26 September 2014 – Today, HRH The Duke of Gloucester visited CABI’s head office in Wallingford, Oxfordshire, to learn about the organization’s work solving problems in agriculture and the environment. The Duke was greeted by Vice Lord-Lieutenant of Oxfordshire, John Harwood, and CABI’s Executive Director, Publishing, Andrea Powell. Chairman of South Oxfordshire District Council, Cllr Anne Midwinter, Chair of Crowmarsh Parish Council, John Griffin, the Mayor of Wallingford, Cllr Jane Titchener and the former Mayor of Wallingford, Cllr Bernard Stone, attended the event.
CABI scientists were on hand to show how the organization’s research helps control the spread of non-native invasive species using natural means. Kate Constantine gave an overview of CABI’s research on the biological control of Japanese knotweed, a fast-growing non-native weed that grows through concrete and damages property, using the psyllid, Aphalara itadori. Following extensive research, CABI released these sap-sucking bugs in field trials at various sites across the UK in 2010. The Duke was invited to view the psyllids in action under a microscope.
Sonal Varia introduced CABI’s research on the biological control of Himalayan balsam, one of the UK’s most invasive weeds, which destroys natural habitats. CABI began field trials in August 2014 to control Himalayan balsam using the rust fungus, Puccinia komarovii. She talked about exploratory surveys to better understand the plant, testing of the rust fungus in quarantine to ensure its safety and the recent field trials, the first of their kind in the UK and Europe. Corin Pratt described CABI’s programme to control Azolla, a plant that infests water habitats damaging biodiversity, using weevils.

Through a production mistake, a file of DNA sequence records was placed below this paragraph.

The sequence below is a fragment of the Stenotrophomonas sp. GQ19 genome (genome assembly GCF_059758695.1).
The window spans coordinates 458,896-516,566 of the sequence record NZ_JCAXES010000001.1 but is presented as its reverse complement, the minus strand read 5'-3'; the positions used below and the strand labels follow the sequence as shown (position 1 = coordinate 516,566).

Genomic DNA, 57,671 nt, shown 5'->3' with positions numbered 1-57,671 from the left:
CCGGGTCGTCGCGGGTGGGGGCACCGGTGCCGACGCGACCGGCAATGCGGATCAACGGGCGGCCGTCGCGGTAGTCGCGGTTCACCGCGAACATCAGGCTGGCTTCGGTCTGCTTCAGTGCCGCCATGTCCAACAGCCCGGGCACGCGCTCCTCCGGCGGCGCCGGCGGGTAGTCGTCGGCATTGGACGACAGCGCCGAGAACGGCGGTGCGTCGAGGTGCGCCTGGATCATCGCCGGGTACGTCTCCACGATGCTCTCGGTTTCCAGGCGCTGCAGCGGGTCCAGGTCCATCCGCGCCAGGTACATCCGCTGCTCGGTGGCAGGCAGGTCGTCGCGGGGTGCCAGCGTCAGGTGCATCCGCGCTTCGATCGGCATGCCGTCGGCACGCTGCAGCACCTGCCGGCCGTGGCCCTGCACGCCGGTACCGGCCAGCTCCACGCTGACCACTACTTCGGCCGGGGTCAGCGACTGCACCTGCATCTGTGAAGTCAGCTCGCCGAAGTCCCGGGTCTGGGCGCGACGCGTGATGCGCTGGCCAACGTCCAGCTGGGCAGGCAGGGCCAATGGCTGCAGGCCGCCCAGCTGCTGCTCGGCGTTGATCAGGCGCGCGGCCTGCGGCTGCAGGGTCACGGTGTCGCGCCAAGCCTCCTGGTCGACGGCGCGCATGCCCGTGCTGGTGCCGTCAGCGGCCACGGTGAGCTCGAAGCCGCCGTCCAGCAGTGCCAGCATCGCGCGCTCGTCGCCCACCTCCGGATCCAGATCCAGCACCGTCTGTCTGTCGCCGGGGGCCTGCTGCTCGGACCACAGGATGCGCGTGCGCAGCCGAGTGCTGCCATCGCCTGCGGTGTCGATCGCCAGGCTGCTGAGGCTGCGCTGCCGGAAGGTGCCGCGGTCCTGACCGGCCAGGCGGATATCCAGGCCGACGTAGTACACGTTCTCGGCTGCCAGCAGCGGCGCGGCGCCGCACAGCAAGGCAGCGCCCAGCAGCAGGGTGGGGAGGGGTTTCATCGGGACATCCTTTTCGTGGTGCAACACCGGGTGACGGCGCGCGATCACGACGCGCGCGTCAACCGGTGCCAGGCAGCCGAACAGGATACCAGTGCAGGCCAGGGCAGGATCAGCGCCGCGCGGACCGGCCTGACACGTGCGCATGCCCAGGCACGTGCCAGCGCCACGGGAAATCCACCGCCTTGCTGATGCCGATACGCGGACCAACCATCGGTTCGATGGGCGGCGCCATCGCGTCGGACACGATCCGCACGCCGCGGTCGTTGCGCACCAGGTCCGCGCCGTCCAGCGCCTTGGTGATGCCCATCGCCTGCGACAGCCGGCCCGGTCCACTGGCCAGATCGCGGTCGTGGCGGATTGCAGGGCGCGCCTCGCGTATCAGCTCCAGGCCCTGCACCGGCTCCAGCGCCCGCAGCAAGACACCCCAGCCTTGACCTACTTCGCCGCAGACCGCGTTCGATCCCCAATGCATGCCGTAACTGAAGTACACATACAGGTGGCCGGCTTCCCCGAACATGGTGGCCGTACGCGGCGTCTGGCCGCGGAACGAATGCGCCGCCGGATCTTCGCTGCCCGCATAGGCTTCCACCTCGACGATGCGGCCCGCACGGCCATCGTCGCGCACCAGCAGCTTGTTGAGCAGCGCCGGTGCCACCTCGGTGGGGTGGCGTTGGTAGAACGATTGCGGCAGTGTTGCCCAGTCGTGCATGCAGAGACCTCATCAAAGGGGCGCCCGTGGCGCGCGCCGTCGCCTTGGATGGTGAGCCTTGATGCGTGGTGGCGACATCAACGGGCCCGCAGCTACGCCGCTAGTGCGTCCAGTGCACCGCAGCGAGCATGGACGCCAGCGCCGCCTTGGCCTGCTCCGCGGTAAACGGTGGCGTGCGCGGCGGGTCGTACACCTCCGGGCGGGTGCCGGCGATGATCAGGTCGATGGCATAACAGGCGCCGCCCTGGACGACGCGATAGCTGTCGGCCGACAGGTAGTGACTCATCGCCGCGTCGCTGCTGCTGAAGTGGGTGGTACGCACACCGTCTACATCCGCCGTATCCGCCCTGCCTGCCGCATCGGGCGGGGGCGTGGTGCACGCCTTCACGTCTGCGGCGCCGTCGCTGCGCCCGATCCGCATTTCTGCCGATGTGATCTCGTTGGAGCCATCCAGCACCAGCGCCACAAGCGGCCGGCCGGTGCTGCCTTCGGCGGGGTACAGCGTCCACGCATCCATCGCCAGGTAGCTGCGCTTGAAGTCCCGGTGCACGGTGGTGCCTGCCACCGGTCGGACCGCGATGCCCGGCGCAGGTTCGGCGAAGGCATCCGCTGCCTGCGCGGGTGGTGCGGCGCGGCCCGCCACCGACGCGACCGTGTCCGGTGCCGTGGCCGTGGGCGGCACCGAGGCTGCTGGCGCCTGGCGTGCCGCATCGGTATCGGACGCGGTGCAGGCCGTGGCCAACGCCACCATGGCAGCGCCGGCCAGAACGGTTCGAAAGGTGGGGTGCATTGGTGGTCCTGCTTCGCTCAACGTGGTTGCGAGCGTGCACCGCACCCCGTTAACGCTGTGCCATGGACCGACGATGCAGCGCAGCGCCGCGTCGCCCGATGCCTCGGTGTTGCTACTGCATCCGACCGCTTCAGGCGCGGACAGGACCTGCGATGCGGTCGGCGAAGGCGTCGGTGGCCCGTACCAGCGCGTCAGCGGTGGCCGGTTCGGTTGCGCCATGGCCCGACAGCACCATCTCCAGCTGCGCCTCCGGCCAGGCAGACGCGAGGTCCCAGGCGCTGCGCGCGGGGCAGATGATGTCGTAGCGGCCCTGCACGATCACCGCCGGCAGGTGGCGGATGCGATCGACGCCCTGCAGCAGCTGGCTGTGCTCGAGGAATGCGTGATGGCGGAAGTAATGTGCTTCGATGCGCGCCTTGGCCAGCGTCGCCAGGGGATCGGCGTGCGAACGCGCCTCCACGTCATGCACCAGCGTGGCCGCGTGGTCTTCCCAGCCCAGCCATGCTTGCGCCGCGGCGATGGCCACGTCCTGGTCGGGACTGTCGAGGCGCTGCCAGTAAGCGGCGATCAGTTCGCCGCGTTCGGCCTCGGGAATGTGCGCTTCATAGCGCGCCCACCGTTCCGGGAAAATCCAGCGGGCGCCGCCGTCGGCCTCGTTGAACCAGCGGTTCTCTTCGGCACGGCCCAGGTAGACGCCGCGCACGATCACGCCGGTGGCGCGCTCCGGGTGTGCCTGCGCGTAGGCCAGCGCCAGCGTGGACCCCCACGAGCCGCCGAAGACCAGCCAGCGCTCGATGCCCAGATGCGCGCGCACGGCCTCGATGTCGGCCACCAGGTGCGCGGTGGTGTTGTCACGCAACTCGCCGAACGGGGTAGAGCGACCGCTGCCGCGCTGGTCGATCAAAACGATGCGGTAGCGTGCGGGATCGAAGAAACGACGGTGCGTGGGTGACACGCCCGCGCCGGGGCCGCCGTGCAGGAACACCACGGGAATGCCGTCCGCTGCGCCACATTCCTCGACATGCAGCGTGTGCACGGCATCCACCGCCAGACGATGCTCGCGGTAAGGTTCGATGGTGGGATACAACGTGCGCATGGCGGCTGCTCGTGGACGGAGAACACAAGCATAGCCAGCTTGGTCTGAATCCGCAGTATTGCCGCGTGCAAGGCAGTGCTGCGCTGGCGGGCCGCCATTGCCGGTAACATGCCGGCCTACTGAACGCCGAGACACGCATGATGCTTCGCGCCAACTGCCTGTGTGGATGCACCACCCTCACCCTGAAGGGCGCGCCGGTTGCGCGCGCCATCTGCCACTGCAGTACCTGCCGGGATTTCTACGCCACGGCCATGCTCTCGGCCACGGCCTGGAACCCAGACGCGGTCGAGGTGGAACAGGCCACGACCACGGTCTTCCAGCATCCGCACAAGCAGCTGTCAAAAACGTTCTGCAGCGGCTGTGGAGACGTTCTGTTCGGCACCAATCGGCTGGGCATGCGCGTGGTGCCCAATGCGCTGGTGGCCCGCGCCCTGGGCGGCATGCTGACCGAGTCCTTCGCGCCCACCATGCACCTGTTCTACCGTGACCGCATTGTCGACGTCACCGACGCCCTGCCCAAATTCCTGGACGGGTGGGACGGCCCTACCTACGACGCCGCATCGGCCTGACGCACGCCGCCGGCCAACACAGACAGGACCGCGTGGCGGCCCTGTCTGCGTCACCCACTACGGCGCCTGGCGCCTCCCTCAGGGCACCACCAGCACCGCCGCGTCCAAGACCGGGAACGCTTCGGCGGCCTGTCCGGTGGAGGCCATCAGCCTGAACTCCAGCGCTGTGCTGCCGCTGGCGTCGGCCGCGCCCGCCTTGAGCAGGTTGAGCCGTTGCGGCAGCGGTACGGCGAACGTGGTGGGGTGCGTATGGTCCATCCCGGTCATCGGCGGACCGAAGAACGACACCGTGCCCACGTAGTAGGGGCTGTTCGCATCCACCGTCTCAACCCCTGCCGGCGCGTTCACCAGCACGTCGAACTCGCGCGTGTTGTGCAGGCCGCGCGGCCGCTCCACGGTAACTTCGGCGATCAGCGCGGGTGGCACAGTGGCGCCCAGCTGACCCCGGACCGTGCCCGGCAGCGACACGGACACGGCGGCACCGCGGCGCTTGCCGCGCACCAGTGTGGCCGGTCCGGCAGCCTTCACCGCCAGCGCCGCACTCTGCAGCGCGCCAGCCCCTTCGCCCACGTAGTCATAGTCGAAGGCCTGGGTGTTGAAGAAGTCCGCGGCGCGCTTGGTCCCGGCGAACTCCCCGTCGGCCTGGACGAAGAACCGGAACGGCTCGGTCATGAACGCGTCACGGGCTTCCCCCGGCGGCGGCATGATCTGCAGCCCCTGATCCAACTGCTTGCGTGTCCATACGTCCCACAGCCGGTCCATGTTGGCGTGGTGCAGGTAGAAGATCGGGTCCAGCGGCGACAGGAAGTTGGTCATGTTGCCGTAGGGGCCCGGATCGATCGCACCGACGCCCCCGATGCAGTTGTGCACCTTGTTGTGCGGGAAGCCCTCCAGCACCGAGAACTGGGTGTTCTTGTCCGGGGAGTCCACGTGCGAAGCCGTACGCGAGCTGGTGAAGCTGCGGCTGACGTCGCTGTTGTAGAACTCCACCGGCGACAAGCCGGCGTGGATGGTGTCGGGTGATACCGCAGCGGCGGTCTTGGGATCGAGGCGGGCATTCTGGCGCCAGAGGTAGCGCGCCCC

Mrs Powell talked about CABI’s mission to improve people’s lives worldwide by providing information and applying scientific expertise to solve problems in agriculture and the environment. She explained the principles that underpin Plantwise – a programme conceived and led by CABI to help smallholder farmers in developing countries safeguard their food production. Dr Clare Beverley gave a demonstration of how Plantwise plant clinics operate and how plant doctors help diagnose and treat farmers’ sick plants, in order to help them grow more and lose less of what they produce.
Mrs Powell also showed The Duke CABI’s scientific publishing products, as well as the architectural designs for the new CABI building in Wallingford. “We’re delighted His Royal Highness could visit CABI and see how we take scientific expertise in agriculture and the environment and turn it into action to help people in the UK and across the world.”
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